Sasha’s review will be up shortly. Until then, we’re seeing a range of mostly deep enthusiasm from other critics blown away to various degrees today.
Andrew O’Hehir, Salon: “We Need to Talk About Kevin” is a lot of things: A visual essay on the color red, a triumph of sound design and musical-visual counterpoint, a chronologically disordered, collage-style portrait of a family’s disintegration; a character study of a woman who surrendered her urbanity and her independence for her family and reaps the whirlwind from those seeds of bitterness. It’s also a non-American director’s movie about the soullessness of American suburbia, which bothers me some because it’s so hackneyed but might bother me more if it weren’t so convincingly rendered. But when you break it down to essentials, it’s a monster movie — and I think all discussion of its craft and subtlety (which are considerable) or about how great or how evil it is are constrained by that fact.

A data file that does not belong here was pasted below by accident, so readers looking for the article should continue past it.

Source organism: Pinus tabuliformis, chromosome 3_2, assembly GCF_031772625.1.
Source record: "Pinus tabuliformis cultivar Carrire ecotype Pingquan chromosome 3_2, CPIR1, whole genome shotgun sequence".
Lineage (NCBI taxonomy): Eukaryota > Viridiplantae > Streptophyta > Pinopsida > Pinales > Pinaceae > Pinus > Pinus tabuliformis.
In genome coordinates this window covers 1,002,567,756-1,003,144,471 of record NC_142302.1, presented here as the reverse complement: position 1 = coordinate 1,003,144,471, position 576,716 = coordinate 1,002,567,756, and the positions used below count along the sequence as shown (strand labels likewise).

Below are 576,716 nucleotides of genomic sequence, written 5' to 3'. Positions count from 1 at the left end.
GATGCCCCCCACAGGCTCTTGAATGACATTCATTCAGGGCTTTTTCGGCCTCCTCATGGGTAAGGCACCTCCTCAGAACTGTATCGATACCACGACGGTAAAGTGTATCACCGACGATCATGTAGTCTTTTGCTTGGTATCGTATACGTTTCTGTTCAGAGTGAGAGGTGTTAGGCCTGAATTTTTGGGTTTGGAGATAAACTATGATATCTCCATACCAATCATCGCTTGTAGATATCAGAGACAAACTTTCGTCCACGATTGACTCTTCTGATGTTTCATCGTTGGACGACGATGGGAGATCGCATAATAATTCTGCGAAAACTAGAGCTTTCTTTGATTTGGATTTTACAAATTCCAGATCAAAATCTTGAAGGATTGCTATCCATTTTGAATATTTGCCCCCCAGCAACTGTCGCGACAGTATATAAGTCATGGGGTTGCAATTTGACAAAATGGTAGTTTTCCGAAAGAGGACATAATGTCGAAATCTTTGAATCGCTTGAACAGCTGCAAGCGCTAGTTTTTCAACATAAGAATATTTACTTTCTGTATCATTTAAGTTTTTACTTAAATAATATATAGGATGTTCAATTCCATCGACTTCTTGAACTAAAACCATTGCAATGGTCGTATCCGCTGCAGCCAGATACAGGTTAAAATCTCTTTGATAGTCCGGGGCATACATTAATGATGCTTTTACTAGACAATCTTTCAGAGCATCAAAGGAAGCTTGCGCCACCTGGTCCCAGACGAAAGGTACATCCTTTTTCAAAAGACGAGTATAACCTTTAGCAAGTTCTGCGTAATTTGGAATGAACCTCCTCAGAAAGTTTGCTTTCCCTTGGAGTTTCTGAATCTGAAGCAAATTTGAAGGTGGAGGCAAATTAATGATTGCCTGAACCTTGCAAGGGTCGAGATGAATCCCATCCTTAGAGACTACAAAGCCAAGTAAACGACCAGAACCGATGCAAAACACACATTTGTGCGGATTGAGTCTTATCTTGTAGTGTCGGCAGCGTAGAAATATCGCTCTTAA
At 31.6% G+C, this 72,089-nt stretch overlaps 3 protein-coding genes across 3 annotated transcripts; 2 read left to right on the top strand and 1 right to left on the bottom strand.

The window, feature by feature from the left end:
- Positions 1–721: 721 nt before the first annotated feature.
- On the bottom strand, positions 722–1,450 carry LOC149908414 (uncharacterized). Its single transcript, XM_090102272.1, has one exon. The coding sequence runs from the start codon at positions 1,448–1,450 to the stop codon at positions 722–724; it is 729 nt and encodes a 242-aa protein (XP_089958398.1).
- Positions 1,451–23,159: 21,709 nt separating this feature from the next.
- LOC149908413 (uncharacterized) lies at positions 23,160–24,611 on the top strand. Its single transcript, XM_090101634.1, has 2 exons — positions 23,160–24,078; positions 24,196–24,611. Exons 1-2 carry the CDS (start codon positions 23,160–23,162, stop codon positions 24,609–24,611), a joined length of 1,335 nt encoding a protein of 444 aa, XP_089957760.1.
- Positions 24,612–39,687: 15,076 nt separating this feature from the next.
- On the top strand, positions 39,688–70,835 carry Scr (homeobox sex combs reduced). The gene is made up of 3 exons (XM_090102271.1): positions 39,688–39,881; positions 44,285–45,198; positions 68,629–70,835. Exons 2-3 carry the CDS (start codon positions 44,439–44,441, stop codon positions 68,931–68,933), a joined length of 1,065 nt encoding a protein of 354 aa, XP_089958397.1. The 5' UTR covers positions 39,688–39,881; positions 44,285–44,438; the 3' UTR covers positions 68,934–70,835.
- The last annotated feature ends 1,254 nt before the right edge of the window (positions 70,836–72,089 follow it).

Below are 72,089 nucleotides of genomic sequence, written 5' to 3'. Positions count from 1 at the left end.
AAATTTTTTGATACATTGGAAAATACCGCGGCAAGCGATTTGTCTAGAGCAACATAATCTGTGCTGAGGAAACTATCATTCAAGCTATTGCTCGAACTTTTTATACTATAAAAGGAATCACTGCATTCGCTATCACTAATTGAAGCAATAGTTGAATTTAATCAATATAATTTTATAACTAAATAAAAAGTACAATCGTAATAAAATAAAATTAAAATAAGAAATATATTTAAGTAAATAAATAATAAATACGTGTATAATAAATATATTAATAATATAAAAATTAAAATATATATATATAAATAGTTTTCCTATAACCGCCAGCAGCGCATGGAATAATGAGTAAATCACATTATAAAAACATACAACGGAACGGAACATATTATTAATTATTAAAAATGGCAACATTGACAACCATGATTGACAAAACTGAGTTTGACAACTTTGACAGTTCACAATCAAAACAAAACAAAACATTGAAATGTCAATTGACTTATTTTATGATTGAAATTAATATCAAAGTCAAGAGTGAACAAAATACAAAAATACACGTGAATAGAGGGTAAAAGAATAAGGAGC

The monster isn’t Eva, although she may have some doubts about that. The monster is her lithe and handsome teenage son Kevin (played by Ezra Miller in the present tense, and even more unnervingly by Jasper Newell as an almost affectless younger child), who has, we gather, committed an unspeakable, headline-grabbing crime. We know that from the beginning of the movie, by the way; Ramsay hopscotches compulsively backward and forward through time, frequently alighting on the night when Eva must push her way through a crowd of stricken onlookers and emergency vehicles surrounding her son’s high school. It’s the scale of Kevin’s monstrous act, and its tangled prehistory, that are gradually revealed.